Daan Verbaan’s musical biography
The early years
Daan Verbaan was caught by the sound of drums at an early age. Only five years old he was obsessed by the drummer of the band that his father played in. He had to wait a little until he got to sit behind them himself, though. He first went through General Musical Development after school time and after finishing that course it was time to choose an instrument. Not surprisingly he wanted to learn how to play the drums, but his parents preferred the piano, because they were afraid the drums would be too noisy. Be it with some reluctance, he played the piano for years.
Around his thirteenth year, Daan and his parents visited acquaintances whose son, Ramon, played the drums. His parents saw that a drum kit in the house was doable and finally accepted the fact that Daan did not take to the piano and was really enthusiastic about the drums. He was allowed to go to Music School Krimpen aan den IJssel. Ramon had just started his lessons, so they ended up taking their classes together. They hit it off right away and the next five years they practically met up every day to bang those drums.
Around the same time Daan joined the Kunst & Strijd drum band, a local ambitious group. In the years that followed his life was all about the music. At first it was just the drum classes and the drum band, but soon the concert band of Kunst & Strijd, the music school’s percussion group and extra Saturday drum classes by Jan Schipper followed. If that wasn’t enough, he joined his buddy Ramon for extra sessions as well. They were there so often, they actually had the key to the school, so they had the use of the percussion classroom whenever it was empty.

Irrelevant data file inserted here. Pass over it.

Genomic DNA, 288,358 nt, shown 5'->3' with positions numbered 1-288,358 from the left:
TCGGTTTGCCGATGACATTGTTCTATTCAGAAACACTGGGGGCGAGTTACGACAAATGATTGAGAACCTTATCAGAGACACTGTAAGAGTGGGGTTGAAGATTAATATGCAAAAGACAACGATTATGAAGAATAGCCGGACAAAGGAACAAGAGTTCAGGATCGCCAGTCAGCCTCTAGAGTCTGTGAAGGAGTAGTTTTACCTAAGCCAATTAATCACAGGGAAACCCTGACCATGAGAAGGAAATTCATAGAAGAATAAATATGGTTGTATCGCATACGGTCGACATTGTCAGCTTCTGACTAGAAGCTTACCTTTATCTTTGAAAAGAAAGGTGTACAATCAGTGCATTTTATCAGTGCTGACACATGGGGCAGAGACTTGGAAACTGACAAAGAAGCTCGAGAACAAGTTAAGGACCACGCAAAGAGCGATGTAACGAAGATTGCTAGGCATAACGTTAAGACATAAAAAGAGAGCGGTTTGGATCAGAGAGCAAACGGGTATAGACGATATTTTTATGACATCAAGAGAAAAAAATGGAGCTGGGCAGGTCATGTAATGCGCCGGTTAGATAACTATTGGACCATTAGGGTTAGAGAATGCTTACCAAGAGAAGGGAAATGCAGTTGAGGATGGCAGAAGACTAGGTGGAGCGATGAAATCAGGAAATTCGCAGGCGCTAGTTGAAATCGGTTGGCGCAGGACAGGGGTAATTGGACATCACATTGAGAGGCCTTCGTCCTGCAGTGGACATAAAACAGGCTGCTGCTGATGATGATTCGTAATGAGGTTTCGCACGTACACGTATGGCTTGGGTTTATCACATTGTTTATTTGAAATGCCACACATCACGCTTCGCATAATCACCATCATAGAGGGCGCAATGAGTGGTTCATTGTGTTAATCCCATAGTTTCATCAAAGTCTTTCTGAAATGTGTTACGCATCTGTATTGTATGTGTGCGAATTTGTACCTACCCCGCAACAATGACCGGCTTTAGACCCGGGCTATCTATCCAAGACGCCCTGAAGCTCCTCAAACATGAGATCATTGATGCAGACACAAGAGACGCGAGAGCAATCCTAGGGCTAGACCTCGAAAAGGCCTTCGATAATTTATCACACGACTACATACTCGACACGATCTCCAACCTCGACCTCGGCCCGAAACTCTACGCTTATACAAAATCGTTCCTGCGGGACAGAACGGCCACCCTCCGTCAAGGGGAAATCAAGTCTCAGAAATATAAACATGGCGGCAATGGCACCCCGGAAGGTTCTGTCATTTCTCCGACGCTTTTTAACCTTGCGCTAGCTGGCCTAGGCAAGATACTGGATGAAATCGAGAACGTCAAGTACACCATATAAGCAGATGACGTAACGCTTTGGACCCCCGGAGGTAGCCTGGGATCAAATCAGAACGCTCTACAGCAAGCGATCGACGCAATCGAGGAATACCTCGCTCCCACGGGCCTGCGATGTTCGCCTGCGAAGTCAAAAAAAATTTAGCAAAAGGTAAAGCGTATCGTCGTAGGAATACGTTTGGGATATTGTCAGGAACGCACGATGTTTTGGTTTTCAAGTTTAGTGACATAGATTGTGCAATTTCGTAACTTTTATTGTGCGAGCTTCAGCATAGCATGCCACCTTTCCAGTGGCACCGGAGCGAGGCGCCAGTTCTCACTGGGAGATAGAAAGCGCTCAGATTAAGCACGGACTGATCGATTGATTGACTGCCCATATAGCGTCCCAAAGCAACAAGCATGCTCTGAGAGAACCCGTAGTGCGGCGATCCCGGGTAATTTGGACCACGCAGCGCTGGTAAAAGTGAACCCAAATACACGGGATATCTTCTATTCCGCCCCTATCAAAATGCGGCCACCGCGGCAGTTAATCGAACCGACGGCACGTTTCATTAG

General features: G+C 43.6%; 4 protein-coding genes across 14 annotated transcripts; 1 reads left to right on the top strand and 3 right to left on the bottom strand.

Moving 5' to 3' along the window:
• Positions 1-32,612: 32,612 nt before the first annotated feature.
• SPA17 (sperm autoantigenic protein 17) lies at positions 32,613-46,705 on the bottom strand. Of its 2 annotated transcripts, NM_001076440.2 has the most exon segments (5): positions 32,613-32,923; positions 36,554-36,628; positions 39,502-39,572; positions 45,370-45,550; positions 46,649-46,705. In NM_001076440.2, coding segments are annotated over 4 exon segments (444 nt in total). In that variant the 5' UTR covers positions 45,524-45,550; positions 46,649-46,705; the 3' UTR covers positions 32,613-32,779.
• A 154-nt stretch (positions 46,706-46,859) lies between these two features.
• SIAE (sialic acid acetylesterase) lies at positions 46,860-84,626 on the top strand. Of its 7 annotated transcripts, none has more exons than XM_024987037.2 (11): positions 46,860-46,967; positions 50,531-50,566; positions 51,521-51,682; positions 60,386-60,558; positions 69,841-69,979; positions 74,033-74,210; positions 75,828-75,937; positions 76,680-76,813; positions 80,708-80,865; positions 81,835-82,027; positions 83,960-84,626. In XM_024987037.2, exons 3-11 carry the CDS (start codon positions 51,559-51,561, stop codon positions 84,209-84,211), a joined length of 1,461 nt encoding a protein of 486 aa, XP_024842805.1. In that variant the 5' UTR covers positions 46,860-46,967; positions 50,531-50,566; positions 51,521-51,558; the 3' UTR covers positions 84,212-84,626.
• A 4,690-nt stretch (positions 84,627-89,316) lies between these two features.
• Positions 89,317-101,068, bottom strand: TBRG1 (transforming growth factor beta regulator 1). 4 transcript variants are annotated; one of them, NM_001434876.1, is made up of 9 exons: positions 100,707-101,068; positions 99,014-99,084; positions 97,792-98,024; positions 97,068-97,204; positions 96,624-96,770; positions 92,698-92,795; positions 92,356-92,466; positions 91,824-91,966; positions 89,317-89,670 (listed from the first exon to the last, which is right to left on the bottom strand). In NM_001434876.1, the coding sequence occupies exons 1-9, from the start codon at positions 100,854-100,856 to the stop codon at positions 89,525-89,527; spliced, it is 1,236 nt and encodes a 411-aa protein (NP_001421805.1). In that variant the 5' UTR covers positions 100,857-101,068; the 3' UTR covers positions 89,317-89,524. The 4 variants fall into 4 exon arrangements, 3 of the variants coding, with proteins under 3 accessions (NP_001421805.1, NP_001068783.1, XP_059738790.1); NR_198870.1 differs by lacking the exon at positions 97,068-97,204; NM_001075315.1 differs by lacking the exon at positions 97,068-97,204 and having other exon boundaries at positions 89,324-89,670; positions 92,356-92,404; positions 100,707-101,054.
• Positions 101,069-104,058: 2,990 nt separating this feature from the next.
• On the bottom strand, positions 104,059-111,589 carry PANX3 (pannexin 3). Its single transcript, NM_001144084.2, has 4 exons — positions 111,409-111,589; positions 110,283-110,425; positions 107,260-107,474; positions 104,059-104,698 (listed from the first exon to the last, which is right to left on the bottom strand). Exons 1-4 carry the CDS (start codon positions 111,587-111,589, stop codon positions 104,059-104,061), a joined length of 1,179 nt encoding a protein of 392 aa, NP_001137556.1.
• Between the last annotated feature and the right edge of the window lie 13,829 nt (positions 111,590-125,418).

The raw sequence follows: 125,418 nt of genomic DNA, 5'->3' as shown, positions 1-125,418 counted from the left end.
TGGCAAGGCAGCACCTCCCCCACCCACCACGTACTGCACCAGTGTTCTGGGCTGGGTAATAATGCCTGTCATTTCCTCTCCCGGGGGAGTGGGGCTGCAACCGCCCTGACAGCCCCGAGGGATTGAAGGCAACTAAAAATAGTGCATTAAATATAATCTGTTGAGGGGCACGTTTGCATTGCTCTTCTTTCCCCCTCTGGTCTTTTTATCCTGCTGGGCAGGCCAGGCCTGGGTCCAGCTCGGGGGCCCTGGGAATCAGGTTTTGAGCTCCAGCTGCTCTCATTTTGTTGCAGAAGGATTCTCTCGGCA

With the different groups Daan regularly performed and competed in numerous competitions and contests, often very successfully so. In 1990 he started teaching percussion himself to the drum band members. He was trained to be a tambour maître by Martien Slingerland and made his debut on Queen’s Day 1991. He led his band through a competition later that year and right away won a first price. During that year Daan also had a large role in the organisation of a large play inn to celebrate Kunst & Strijd’s anniversary.
The discovery of world percussion
His percussion teacher Frans Leerdam had in the meantime become infatuated with African percussion. Frans played in the famous Slagwerkgroep Den Haag and that band had a tight connection to Ali N’Diaye Rose and several other grand masters of the day. As a result, Frans brought African drumming to his pupils. He taught them to drum Ghanese style (big drums and sticks) and then on to djembe, amadinda and balafon. Daan caught the fever right away, started studying African percussion, which he hasn’t stopped till this very day.
In the meantime Daan also explored the realms of contemporary electronic music. With some good friends he started Washmashien Total Loss, in which they experimented with electronic body music, synthesizers, sequencers, electronic drums, computer and whatever they could get their hands on.